Currently, Sugimori and her students are benefitting from a three-year grant from the Andrew W. Mellon Foundation, contributing to the Oral History in the Liberal Arts (OHLA) project and collaborating with other colleges. Sugimori has a team of students at Kalamazoo who are working with her to transcribe and translate the memories of several interviewees who were children or teens during WWII, the first project to use the bilingual capabilities of the OHMS (Oral History Metadata Synchronizer) web application.
Oral Histories of Japanese World War II Survivors
The interviews first began as Sugimori was working on her dissertation and researching the relationship between lèse-majesté, or the crime of violating the dignity of a reigning state, and the use of Japanese honorifics in newspapers from the World War II era. Though her initial focus was on linguistics and the social changes affecting language usage, the interviewees—scores of people who were born before 1932—were powerfully impacted by the opportunity to share their memories of growing up in a country embroiled in war.
After her doctorate was completed, she moved on to an oral history project in order to frame these war memories. Though audiotaping was the best available technology when she began her work, she later added digital videotaping. Then, a few years ago, she learned of the Oral History Metadata Synchronizer technology, which offered a platform to simultaneously publish bilingual transcriptions alongside metadata of these video accounts. Because she was videotaping people who were teens and children during the war, these firsthand accounts had never been documented, and they offered insight into the war that had never been shared, not only a unique contribution to the study of linguistics but a project with emotional power as well.
The benefits for students at Kalamazoo College are also significant. They aren’t just studying grammar exercises and language usage; they are seeing an interviewee’s facial expressions and body language, giving a deeply human voice to this information—and a cultural context for appreciating these stories that simply can’t be matched by traditional academic tools. There is a humanity to these stories that offers students a more thorough understanding of otherwise dry historical facts. Students experience these stories and see firsthand the powerful influence these memories of war had on the survivors.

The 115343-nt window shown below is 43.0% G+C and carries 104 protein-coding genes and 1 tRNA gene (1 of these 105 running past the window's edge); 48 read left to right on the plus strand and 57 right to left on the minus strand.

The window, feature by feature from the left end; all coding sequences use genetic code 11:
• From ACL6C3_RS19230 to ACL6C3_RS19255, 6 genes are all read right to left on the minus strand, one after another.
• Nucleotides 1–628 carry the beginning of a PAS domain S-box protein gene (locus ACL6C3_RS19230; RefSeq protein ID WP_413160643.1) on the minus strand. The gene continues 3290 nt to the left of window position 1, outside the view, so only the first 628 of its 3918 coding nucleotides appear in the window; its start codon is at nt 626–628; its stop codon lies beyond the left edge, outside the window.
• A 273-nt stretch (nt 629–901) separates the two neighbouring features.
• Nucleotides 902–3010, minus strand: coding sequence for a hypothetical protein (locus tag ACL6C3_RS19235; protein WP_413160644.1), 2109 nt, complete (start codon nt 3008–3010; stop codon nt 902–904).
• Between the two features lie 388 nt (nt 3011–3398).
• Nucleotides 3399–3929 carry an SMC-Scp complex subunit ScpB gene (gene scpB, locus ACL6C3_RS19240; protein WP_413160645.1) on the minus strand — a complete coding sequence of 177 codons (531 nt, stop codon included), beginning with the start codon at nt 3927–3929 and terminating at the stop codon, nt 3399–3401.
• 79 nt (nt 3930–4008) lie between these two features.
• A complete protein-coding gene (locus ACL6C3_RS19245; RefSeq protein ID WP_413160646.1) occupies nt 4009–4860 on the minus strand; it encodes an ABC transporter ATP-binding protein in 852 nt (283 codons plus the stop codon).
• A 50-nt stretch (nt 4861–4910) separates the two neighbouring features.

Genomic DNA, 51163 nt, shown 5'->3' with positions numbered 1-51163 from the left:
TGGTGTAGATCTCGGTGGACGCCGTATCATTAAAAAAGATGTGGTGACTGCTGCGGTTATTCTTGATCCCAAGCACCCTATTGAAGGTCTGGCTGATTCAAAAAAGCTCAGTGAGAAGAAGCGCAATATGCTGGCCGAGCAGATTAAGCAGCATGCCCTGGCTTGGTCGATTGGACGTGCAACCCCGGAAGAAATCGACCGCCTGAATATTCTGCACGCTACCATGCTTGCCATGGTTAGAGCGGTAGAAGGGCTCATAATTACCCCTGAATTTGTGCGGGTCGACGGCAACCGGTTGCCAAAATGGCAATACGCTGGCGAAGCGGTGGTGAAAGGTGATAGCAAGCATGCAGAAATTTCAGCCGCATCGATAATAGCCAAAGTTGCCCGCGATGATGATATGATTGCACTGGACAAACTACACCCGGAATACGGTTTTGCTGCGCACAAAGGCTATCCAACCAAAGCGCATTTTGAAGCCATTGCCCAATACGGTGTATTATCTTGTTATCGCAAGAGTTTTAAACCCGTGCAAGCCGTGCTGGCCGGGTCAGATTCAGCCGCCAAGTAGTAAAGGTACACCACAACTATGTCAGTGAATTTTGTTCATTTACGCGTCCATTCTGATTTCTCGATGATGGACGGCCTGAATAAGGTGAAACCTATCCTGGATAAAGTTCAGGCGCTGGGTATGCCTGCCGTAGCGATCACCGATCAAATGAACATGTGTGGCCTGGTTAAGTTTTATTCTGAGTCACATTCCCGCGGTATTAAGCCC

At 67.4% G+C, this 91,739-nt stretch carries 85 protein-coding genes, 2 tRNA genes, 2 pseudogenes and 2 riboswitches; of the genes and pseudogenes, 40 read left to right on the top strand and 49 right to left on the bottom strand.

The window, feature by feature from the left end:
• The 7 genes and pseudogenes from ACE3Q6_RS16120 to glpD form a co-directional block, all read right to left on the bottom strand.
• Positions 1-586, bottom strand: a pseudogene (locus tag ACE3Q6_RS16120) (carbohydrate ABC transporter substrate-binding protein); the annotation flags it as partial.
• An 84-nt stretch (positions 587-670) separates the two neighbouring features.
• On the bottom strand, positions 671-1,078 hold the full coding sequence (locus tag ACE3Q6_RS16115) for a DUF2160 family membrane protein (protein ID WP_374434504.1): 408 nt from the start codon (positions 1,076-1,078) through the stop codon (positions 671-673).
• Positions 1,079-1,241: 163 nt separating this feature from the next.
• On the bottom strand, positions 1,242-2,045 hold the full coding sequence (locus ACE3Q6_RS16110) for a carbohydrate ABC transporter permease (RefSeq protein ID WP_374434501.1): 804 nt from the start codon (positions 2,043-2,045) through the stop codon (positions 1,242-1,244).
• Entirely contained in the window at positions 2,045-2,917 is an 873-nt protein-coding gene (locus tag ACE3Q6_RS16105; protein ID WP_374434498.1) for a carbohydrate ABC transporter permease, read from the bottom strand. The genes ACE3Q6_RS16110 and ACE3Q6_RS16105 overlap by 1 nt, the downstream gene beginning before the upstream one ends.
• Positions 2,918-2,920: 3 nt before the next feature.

Offering a Deeper Understanding of the Language
Christa Scheck is a recent graduate who has worked with Sugimori on this project for over a year and thus knows the Oral History Metadata Synchronizer well. Scheck explains that much of her work on the project doubled as a learning experience for her in terms of both the content and the opportunity to familiarize herself with “speaking patterns in such open and free-form dialogues as these.” Scheck adds that Sugimori’s enthusiasm for the project and support for her students makes what could be a daunting project engaging and rewarding.
“Aside from contributing to my developing understanding of the language,” Scheck states, “I often found the interviews to be interesting to me on an emotional and historical level as well. There’s the expected tragedies of losing family members, friends, and houses in air-raids, as well as poverty and famine in the wake of the losing war; less expected to me are speeches talking about Japan’s sociopolitical structure at the time, the issues surrounding emperor-worship, the harshness of the Japanese school system, a poet’s recollection of how an exploding ship looked like fireworks, etc.”
Covering Real, Grounded, Lived Experiences
As these interviews covered profound lived experiences, Scheck found them to be incredibly real and grounded because these were otherwise ordinary people retelling stories of extraordinary circumstances. When gleaning facts from a textbook, she adds, it can be easy to be “emotionally distant” because the history feels so far removed, but she has found purpose and meaning in her work “making these voices more accessible.”